My books are silly. They’re filled with cliche’d phrases and plot elements, and (in)conveniently timed interruptions. It’s a self-conscious silliness. As a genre, romance asks the reader to accept a lot of improbable situations. It makes me think of the White Queen telling Alice that she too could believe six impossible things before breakfast, if only she practiced. Some writers are able to sketch such vivid pictures of their world and characters, that I can believe those six impossible things. With other books, I simply skim past my disbelief and try to enjoy the story for what it is: a modern fairy tale.

I’m not such an accomplished historian or student of human nature that I could fall into the first category. So my goal is never to ask the reader to suspend disbelief. You’re encouraged to disbelieve the absurdity of the situations in my books – my characters can hardly believe it themselves. Laugh with my books, laugh at my books – I don’t really care. But while you’re laughing, I’m going to sneak some real emotion in there.

This is why Enchanted makes even the most jaded hearts melt … Read More »

You know that feeling you get when you’re **thiisss** close to winning at chess, or to untangling a very large, very uncooperative knot? Sort of itchy and excited and tense all at once – you can see the nine or ten moves it will take to get there, but in order to complete them you’ve got to concentrate and shush those around you and frown really hard, or else you’ll lose the sequence and that way lies much weeping and gnashing of teeth?

This is pretty much where I’m at with Surrender of a Siren. **Thiiisss** close to finishing the draft and terrified to break my concentration. What little of it I can gather, at any rate.

To that end, I’m going to be a bad blogger and commenter over the next few weeks. Uh, just like I have been for the past few weeks. Sorry!

Goals for the new year?
*Maintain tenuous hold on sanity.
*Walk more to prevent brain atrophy (I read this in an in-flight magazine). And my brain is atrophying at an alarming rate. I shake my head and things rattle in there.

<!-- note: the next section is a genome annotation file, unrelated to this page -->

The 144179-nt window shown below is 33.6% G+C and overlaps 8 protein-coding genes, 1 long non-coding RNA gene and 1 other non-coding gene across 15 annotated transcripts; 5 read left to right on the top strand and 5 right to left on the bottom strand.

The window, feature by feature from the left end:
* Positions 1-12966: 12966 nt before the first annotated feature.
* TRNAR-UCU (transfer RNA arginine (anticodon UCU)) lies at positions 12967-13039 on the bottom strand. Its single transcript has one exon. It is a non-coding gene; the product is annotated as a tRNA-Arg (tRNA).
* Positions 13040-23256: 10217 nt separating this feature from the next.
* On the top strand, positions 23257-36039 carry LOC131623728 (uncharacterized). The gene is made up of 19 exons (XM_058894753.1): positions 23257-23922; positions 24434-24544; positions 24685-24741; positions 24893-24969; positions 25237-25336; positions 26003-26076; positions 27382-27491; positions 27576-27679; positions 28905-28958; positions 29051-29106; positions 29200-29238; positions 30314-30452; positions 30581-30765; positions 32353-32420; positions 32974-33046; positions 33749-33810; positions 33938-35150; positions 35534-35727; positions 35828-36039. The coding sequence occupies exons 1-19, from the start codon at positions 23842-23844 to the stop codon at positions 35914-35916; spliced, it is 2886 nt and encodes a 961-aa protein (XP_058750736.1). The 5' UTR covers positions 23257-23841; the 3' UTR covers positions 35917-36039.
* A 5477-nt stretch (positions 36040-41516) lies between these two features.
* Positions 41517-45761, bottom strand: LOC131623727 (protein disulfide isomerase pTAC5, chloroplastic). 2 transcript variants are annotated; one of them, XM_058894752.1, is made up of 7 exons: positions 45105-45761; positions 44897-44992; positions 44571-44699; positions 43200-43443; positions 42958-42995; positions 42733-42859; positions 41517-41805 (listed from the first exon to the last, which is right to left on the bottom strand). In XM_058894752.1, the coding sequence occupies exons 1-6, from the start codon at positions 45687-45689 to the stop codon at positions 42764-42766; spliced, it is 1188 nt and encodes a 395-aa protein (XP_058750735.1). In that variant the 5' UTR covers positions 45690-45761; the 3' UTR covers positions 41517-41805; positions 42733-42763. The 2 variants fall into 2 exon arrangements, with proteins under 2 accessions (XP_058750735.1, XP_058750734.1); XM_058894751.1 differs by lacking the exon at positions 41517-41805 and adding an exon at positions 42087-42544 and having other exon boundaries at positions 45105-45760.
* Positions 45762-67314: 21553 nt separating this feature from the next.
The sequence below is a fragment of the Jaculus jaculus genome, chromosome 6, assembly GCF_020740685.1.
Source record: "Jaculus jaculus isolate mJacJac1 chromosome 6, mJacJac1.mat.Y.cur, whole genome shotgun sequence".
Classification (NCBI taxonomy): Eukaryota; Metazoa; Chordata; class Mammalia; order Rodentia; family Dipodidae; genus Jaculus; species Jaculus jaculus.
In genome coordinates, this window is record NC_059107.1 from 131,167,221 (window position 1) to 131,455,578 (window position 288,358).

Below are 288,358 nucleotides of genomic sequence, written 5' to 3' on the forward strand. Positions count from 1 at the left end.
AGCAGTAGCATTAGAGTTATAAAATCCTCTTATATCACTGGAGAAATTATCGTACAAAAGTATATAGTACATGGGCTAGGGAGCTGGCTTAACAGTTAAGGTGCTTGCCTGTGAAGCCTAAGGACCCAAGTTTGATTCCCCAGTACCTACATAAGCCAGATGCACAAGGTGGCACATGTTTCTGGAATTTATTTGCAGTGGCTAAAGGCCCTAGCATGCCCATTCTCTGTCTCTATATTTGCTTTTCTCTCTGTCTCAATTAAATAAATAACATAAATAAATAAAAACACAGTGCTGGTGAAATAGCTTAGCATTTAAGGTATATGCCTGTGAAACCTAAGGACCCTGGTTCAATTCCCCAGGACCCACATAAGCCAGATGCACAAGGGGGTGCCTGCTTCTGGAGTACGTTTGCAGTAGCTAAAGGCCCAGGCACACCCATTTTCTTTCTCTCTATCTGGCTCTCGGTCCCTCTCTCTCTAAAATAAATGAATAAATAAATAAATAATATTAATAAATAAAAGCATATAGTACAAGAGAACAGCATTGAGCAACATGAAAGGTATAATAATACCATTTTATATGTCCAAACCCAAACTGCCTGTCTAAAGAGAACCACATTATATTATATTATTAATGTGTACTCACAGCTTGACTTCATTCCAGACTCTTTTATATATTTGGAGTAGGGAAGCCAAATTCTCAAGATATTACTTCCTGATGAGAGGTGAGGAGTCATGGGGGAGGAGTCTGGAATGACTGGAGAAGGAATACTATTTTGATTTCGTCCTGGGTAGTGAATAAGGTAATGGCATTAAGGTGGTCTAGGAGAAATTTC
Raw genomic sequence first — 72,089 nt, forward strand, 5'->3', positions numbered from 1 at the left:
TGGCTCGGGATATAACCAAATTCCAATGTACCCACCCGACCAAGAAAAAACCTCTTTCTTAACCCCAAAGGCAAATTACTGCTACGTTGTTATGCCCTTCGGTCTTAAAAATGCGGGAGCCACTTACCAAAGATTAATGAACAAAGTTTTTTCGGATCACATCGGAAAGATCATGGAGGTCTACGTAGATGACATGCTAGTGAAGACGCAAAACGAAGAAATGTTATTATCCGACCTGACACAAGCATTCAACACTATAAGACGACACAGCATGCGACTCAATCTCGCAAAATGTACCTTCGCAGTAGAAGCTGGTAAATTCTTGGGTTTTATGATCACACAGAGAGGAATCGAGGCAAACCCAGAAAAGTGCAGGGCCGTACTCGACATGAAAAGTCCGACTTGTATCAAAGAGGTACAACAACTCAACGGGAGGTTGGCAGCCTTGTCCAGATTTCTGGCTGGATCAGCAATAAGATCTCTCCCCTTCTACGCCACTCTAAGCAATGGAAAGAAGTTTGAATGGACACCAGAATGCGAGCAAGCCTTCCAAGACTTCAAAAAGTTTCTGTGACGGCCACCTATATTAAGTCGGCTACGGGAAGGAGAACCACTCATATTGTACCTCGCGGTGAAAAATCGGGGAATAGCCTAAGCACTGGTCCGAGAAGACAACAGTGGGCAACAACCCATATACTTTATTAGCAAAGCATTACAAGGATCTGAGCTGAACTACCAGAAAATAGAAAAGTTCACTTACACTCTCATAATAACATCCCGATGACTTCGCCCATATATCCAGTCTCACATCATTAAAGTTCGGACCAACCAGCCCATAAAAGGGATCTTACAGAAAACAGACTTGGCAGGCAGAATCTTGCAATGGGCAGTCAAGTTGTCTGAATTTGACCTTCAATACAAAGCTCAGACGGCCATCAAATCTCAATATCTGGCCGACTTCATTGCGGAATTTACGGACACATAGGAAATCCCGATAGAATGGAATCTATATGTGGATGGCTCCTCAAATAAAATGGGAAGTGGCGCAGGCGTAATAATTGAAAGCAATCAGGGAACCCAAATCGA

*Go to England.

That’s all I can muster the concentration for right now.… Read More »

The Dare family is off for our Christmas holiday in sunny Florida, by way of a Caribbean cruise. Wheee! Now there’s just the matter of that frantic last-second packing…

This blog will be on vacay until New Year-ish. Hope you all have fun with your loved ones, dishing TMI the old fashioned way… over eggnog and Yahtzee.… Read More »

First, winners!
Congrats, Sara Lindsey! Randomizer chose you – and boy, did you ever work for that prize. So many great suggestions.
Everyone made great suggestions, and it was really hard to choose. But for the meantime (and it’s always subject to change again), I think I’m going to go with Lindsey’s suggestion of “Stubb(s)” (I’m thus far ambivalent about that S at the end) – mostly for the simple reason that it rhymes with his old name. And because Stubb is a name crying out for a peg-leg, and that would be cool. So congratulations, Lindsey! Email me with your favorite dot-com book outlet, and I’ll set you up.

On to TMI…
Okay, so a long, long time ago (so long ago I’m not even up for searching the archives – but yes, I’m basically recycling that post), I blogged about how I wanted to write books where the reader fell in love with not just the hero, but the couple.

My example went something like this. There are some books where I am so in love with the hero, I would like to go through the book, page by page, and cross out the heroine’s name and write “Tessa” instead. If I could borrow the Jasper-Ffordemobile and travel into that fictional world… that man is mine.

By contrast, when I’m in love with the couple, I couldn’t imagine ever doing such a thing. Never ever in a million years would I part Darcy from Lizzy, … Read More »

My brilliant CP, Ms. Courtney Milan, has won first place in the Golden Pen with her manuscript, Abducting Oliver! Congratulations, CM! I’m so proud.

Not that this comes as any surprise.

Add your “I knew it” or “Of course she did” or “I told you so” here.

And by all means, keep adding to the contest entries in the post below!… Read More »

And left a check, from Random House. Just in time for Christmas. I’m a paid author now. Wow.

So, I’m in the mood to celebrate. And speaking of grizzled, bearded old guys, I’m also in the mood to rename one of my characters. So, contest time!

I have a character in Goats on a Boat Surrender of a Siren (as it says in my shiny new contract) in dire need of a new name. He’s the steward of the ship, which means he’s the captain’s manservant. His working name has been “Grub” – because I wanted something one-syllable with an evocative sound, like “Smee” from Peter Pan. I chose “Grub” after picking out random syllables from Lewis Carroll’s The Jabberwocky. For some reason, I kept gravitating toward G – “gyre”, “gimble” (that was his name at one point), “grabe”. But alas, I already have two other characters whose names start with “G” – not least of all, the hero, Gray. So I need a name with a different evocative sound. His primary characteristics are a flair for theatrics and a lot of hair:

Surely there was a man in there somewhere, Sophia thought. Somewhere under all that hair.

The hunched, ancient steward shuffled down the narrow staircase, whistling a jaunty tune as he went. She followed, treading gingerly on the bowed boards. As her eyes adjusted to the dim lighting, she took in the greasy, gray tangle of hair that hung midway down the man’s back, the grizzled

Read More »